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Lock them up and make huge profits

SOLOMON HUGHES explores Trump’s close ties with prison privateers and how Blair encouraged the business in Britain

THE private prison corporations are, no surprise, close pals with US President Donald Trump. The same firms have a good foothold in Britain — thanks to Tony Blair.

Let’s take one firm, the Geo Group. This Florida firm has a $1.6 billion turnover running prisons and immigration throughout the United States and the rest of the world.

It has been keen on Trump. One of its subsidiaries, Geo Corrections Holding Inc, gave $250,000 to the Trump Inauguration Fund. This was the huge, corporate-sponsored fund which paid for all Trump’s inauguration balls and celebrations when he became president this January.

The firm is called Geo Corrections because in the US prisons are run by the sinister-sounding Department of Corrections.

Another prisons firm, CoreCivic (formerly the Corrections Corporation of America), also gave $250,000 to Trump’s inauguration fund.

Geo Group also put money into getting Trump elected. A Geo Group firm gave $225,000 to a political action committee called Rebuilding America Now.

In the US, political action committees take big corporate donations to run political campaigns supporting candidates. Because corporate donations are channelled through these committees rather than the parties themselves, the business money behind US political campaigns is much less clear than in Britain.

Rebuild America Now is an emphatically pro-Trump campaign — its website says it was “supporting Donald Trump in the 2016 general election,” because it is “dedicated to showing Americans the truth about Hillary Clinton and her real record.” The group produced many “hard-hitting” anti-Hillary ads, ironically many of them about Clinton’s shady business backers.

Federal government contractors are banned from making election campaign contributions in the US — a good law to stop “pay for play” corruption.

An anti-corruption group, the Campaign Legal Centre, has complained about the donation but the Geo Group says it did not break any laws because it made the donation through a firm that is a “non-contracting legal entity and has no contracts with any governmental agency.”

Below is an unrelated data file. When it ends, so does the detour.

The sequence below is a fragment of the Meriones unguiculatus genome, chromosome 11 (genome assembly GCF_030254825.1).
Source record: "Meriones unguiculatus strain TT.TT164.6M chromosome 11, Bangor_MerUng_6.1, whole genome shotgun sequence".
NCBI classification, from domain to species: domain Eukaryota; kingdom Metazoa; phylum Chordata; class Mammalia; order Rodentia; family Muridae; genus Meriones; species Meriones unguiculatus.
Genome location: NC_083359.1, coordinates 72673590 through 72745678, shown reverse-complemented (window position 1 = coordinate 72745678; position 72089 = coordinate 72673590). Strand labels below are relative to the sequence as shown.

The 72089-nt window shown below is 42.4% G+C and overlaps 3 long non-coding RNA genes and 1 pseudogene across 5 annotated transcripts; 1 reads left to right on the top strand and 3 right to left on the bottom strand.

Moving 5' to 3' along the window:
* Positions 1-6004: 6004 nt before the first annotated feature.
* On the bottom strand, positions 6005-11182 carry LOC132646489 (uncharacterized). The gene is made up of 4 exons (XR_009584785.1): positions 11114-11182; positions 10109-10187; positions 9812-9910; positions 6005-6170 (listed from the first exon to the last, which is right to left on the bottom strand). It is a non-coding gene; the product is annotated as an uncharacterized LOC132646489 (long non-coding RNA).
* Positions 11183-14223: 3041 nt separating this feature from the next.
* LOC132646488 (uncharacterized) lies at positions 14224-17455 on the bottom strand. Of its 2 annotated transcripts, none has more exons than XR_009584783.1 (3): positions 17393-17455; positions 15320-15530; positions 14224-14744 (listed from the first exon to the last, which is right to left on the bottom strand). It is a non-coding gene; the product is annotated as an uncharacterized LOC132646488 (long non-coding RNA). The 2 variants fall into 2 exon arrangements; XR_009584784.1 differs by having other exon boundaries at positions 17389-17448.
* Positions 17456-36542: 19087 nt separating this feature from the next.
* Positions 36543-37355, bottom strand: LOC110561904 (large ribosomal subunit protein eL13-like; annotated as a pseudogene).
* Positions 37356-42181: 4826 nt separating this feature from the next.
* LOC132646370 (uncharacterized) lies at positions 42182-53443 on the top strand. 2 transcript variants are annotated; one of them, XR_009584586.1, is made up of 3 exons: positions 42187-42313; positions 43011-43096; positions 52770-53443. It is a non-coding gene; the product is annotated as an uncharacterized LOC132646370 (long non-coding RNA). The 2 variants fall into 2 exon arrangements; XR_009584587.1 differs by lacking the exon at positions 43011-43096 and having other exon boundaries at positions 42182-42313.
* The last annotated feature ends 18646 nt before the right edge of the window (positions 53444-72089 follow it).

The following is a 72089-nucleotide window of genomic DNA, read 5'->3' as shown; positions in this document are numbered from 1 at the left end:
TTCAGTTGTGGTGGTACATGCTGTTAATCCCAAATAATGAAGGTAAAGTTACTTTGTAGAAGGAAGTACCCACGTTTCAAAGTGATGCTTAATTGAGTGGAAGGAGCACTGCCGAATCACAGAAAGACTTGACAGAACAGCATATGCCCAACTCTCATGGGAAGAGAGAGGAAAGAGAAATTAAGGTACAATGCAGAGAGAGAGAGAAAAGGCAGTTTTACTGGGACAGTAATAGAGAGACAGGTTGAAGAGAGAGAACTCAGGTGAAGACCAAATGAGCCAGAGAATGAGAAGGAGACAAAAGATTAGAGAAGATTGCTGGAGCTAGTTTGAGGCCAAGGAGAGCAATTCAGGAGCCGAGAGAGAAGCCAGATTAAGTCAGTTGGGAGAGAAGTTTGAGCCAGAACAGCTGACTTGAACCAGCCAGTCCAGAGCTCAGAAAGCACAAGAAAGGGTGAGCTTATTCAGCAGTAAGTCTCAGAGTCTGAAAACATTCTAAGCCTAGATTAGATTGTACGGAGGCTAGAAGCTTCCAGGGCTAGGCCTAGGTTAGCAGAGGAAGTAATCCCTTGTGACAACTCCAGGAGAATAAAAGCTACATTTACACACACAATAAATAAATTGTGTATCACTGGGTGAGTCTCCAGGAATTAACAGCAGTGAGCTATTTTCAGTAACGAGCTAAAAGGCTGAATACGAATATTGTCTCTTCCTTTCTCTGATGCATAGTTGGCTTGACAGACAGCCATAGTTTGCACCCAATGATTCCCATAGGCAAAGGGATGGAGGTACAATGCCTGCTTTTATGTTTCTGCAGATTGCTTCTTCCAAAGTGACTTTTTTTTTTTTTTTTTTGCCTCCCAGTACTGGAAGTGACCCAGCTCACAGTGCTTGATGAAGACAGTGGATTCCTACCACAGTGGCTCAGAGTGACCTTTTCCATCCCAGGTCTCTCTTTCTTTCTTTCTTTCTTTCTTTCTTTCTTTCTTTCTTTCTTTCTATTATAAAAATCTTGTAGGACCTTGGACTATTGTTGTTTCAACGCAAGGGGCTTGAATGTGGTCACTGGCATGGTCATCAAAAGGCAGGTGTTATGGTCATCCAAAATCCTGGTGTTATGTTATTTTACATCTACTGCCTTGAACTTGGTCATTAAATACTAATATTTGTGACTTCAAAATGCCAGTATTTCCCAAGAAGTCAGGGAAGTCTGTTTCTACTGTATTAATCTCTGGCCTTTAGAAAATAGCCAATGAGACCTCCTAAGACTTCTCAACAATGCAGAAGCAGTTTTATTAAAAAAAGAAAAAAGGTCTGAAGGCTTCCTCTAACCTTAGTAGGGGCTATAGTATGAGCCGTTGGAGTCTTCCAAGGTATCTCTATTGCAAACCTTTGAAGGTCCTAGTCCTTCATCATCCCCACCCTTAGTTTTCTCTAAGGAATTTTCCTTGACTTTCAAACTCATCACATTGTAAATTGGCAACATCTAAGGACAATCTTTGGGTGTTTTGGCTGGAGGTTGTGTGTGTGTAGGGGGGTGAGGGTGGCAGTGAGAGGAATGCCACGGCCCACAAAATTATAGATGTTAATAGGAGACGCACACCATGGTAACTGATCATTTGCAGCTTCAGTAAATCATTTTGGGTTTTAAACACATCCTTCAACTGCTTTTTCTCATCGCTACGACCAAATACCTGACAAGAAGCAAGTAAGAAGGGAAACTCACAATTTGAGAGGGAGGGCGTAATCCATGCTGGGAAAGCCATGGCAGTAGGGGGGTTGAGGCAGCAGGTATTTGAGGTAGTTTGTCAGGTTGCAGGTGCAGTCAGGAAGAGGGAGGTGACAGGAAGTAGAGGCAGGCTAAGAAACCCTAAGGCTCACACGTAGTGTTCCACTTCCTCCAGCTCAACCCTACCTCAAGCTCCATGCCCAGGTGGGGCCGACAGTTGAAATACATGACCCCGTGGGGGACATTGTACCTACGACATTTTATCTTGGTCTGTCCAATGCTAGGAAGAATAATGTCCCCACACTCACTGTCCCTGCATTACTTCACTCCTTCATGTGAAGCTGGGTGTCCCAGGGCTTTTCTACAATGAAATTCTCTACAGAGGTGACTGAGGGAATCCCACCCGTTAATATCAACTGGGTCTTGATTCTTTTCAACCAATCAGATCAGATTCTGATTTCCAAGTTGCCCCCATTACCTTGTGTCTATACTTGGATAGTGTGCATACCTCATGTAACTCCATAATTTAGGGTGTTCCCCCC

Geo Group has huge government contracts, but it donated through a subsidiary that does not.

Geo Group is also a client of a new Washington lobbying firm, Ballard Partners, run by a key Trump supporter, Brian Ballard. When he is not representing Geo Group, Ballard helps raise money for Trump.

In June Ballard was involved in a party at the Trump International Hotel in New York that raised $10 million for Trump’s 2020 re-election campaign — yes, they are already planning it.

Geo Group’s friendship with Trump is not surprising. The US has had a private prison industry for years, but it was under pressure.

In her presidential campaign Clinton made promises to “end the privatisation of prisons.”

A statement on her website read: “Hillary believes we should move away from contracting out this core responsibility of the federal government to private corporations, and from creating private industry incentives that may contribute — or have the appearance of contributing — to over-incarceration.”

Clinton was responding to pressure from Black Lives Matter activists, who saw black US citizens were sent too often to prison for too long. They argued this was because of racism, but also because private prison firms used their profits to lobby for ever more harsh laws to help fill their jails and generate their profits.